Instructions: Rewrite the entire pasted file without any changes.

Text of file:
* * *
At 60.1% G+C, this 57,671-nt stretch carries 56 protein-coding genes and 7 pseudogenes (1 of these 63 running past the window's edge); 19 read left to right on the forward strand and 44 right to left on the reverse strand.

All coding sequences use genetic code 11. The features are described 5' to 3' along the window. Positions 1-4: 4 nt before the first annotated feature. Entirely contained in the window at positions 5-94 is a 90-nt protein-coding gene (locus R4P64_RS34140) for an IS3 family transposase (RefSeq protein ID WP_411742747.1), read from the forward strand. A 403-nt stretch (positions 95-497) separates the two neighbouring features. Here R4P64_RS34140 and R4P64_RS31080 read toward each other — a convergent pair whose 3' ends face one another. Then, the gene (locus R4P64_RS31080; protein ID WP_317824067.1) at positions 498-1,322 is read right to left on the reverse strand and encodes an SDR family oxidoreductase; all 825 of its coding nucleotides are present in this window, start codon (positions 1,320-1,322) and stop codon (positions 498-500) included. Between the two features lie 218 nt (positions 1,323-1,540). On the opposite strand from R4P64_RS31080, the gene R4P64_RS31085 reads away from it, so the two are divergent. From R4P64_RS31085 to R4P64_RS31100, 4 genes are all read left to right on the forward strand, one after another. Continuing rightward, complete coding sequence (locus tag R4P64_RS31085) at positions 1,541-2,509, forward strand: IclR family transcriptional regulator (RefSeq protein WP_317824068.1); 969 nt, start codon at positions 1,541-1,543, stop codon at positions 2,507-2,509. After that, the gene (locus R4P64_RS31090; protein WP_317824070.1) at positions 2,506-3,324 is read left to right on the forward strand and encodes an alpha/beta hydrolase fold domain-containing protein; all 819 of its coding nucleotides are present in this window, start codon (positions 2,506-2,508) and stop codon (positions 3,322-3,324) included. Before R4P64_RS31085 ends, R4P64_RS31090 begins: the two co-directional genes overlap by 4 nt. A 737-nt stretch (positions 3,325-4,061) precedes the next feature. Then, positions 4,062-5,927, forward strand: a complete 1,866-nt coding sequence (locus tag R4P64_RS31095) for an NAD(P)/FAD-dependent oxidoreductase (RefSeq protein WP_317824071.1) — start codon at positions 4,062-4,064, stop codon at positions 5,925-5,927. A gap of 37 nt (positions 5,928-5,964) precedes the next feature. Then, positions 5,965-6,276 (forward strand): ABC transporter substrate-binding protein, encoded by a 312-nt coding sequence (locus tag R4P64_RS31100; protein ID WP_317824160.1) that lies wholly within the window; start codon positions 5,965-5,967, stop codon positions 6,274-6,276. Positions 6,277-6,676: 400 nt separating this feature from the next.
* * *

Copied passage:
At 60.1% G+C, this 57,671-nt stretch carries 56 protein-coding genes and 7 pseudogenes (1 of these 63 running past the window's edge); 19 read left to right on the forward strand and 44 right to left on the reverse strand.

All coding sequences use genetic code 11. The features are described 5' to 3' along the window. Positions 1-4: 4 nt before the first annotated feature. Entirely contained in the window at positions 5-94 is a 90-nt protein-coding gene (locus R4P64_RS34140) for an IS3 family transposase (RefSeq protein ID WP_411742747.1), read from the forward strand. A 403-nt stretch (positions 95-497) separates the two neighbouring features. Here R4P64_RS34140 and R4P64_RS31080 read toward each other — a convergent pair whose 3' ends face one another. Then, the gene (locus R4P64_RS31080; protein ID WP_317824067.1) at positions 498-1,322 is read right to left on the reverse strand and encodes an SDR family oxidoreductase; all 825 of its coding nucleotides are present in this window, start codon (positions 1,320-1,322) and stop codon (positions 498-500) included. Between the two features lie 218 nt (positions 1,323-1,540). On the opposite strand from R4P64_RS31080, the gene R4P64_RS31085 reads away from it, so the two are divergent. From R4P64_RS31085 to R4P64_RS31100, 4 genes are all read left to right on the forward strand, one after another. Continuing rightward, complete coding sequence (locus tag R4P64_RS31085) at positions 1,541-2,509, forward strand: IclR family transcriptional regulator (RefSeq protein WP_317824068.1); 969 nt, start codon at positions 1,541-1,543, stop codon at positions 2,507-2,509. After that, the gene (locus R4P64_RS31090; protein WP_317824070.1) at positions 2,506-3,324 is read left to right on the forward strand and encodes an alpha/beta hydrolase fold domain-containing protein; all 819 of its coding nucleotides are present in this window, start codon (positions 2,506-2,508) and stop codon (positions 3,322-3,324) included. Before R4P64_RS31085 ends, R4P64_RS31090 begins: the two co-directional genes overlap by 4 nt. A 737-nt stretch (positions 3,325-4,061) precedes the next feature. Then, positions 4,062-5,927, forward strand: a complete 1,866-nt coding sequence (locus tag R4P64_RS31095) for an NAD(P)/FAD-dependent oxidoreductase (RefSeq protein WP_317824071.1) — start codon at positions 4,062-4,064, stop codon at positions 5,925-5,927. A gap of 37 nt (positions 5,928-5,964) precedes the next feature. Then, positions 5,965-6,276 (forward strand): ABC transporter substrate-binding protein, encoded by a 312-nt coding sequence (locus tag R4P64_RS31100; protein ID WP_317824160.1) that lies wholly within the window; start codon positions 5,965-5,967, stop codon positions 6,274-6,276. Positions 6,277-6,676: 400 nt separating this feature from the next.